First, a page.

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NEW YORK — The spring designer runway shows offered some of the most easily interpretable trends in recent memory and should quickly make an impression on lower-priced tiers.

This story first appeared in the October 23, 2002 issue of WWD.  Subscribe Today.

Specifically, it was the more pulled-together ensembles of Paris and New York, such as the jacket and skirt sets at Chanel, and the colorful, feminine looks at shows like Marc Jacobs, Christian Dior and Narciso Rodriguez that are expected to trickle down from the designer level into the moderate, better and bridge sportswear arena — but not the obvious sexiness of super-short skirts or Eighties’ glam shown in Milan.

Overall, retailers and apparel vendors cited skirts, blouses, prints, color, metallics and military-inspired looks as among the top trends for spring.

“This is not a challenging season, the clothes are flattering and that will make all the difference in the world to salability,” said David Wolfe, creative director of The Doneger Group, the New York-based buying office and consulting firm. “There’s also a big difference between femininity and sexuality, and the clothes we’re seeing on the runway are clothes we’ll be able to wear.”

Wolfe said the collections are just what retailers need to entice consumer spending come spring, crediting designers for the realistic approach they took this season.

“Clothes that we’re seeing on the runway are clothes we’ll be able to wear,” Wolfe noted. “That means companies will be able to knock off the high-designer messages without having to translate them so much. The moderate customer will really think she’s buying fashion because the gap between high fashion and moderate is closing.”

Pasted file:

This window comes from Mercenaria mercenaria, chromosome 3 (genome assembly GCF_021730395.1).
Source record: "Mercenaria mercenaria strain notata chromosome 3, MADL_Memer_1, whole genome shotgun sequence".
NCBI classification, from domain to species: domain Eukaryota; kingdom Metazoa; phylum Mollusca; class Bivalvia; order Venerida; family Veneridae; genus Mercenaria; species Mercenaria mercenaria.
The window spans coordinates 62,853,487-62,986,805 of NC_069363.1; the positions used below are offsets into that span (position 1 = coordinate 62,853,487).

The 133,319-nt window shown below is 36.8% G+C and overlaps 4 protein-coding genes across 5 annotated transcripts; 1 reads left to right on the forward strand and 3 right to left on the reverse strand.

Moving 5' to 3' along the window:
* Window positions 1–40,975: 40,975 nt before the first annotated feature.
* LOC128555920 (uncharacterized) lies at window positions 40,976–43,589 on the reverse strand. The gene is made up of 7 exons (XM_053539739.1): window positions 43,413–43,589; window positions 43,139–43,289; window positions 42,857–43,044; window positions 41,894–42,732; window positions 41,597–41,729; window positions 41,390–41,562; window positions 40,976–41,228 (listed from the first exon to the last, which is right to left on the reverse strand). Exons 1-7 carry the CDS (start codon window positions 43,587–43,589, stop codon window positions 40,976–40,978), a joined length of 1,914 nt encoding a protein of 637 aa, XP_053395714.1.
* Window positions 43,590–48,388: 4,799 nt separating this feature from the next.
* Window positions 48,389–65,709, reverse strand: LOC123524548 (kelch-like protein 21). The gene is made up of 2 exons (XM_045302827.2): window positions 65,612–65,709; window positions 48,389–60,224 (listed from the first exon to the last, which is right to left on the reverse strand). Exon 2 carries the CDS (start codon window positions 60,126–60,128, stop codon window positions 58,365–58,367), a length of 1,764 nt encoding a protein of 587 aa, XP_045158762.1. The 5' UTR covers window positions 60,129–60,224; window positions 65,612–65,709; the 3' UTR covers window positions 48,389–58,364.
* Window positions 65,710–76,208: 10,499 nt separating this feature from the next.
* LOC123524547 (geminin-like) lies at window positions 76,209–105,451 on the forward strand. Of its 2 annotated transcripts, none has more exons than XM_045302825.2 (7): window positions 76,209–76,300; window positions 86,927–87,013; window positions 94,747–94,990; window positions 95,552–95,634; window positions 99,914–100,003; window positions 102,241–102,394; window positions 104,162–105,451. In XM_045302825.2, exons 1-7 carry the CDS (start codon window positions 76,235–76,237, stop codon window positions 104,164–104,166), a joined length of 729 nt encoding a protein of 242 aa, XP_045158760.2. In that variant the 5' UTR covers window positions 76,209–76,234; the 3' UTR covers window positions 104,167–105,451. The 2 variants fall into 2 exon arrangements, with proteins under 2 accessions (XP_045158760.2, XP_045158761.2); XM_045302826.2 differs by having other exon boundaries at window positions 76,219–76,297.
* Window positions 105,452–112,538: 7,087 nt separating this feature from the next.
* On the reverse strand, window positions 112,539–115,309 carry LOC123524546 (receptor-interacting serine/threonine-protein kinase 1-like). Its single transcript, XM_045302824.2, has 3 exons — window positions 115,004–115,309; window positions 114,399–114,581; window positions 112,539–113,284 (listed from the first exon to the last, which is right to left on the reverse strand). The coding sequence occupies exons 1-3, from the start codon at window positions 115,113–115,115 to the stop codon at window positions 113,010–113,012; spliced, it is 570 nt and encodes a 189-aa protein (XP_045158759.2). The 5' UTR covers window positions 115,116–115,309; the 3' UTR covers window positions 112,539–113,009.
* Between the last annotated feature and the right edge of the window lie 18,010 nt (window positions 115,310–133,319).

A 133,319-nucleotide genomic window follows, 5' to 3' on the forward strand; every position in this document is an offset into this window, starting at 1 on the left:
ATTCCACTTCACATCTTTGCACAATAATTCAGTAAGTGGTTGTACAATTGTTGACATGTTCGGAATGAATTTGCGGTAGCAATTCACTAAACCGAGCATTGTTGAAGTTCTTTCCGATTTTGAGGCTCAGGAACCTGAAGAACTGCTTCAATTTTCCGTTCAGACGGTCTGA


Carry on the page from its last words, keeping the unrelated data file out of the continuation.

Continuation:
While skirts were super short in Paris, Kal Ruttenstein, senior vice president of fashion direction at Bloomingdale’s, said they will be an important trend next season.

“Short skirts were a major statement at all the Paris collections. I’m not saying that it’s for everyone, but knees will be exposed and legs will be longer,” Ruttenstein said. “Sometimes, a trend has to be exaggerated in the beginning for it to filter down. Not only Bloomingdale’s, but many stores, will go after shorter lengths, not as the only length, but as one length.”

Jones Apparel Group’s Mark Mendelson, president of merchandising at its career collection, said the season’s direction will be about dressed-up clothes, such as feminine tops with soft skirts.

“Our customer isn’t completely unaware of what’s going on, it just has to be relevant to her lifestyle,” Mendelson said. “Everyone from Donna Karan to Marc Jacobs and Narciso Rodriguez showed pretty, cleaned-up, dressy clothes. For spring, we’ve pushed up the blouse category and are featuring two-piece skirts with blouses. This woman needs clothes to go to work in and look stylish. So jackets are important, but it’s not a suit jacket. Rather, it’s a third piece so that she feels more put-together.”

Prints are the major trend from the runway that Nordstrom is pushing for spring, said Gina Tovar, fashion communications manager at Nordstrom.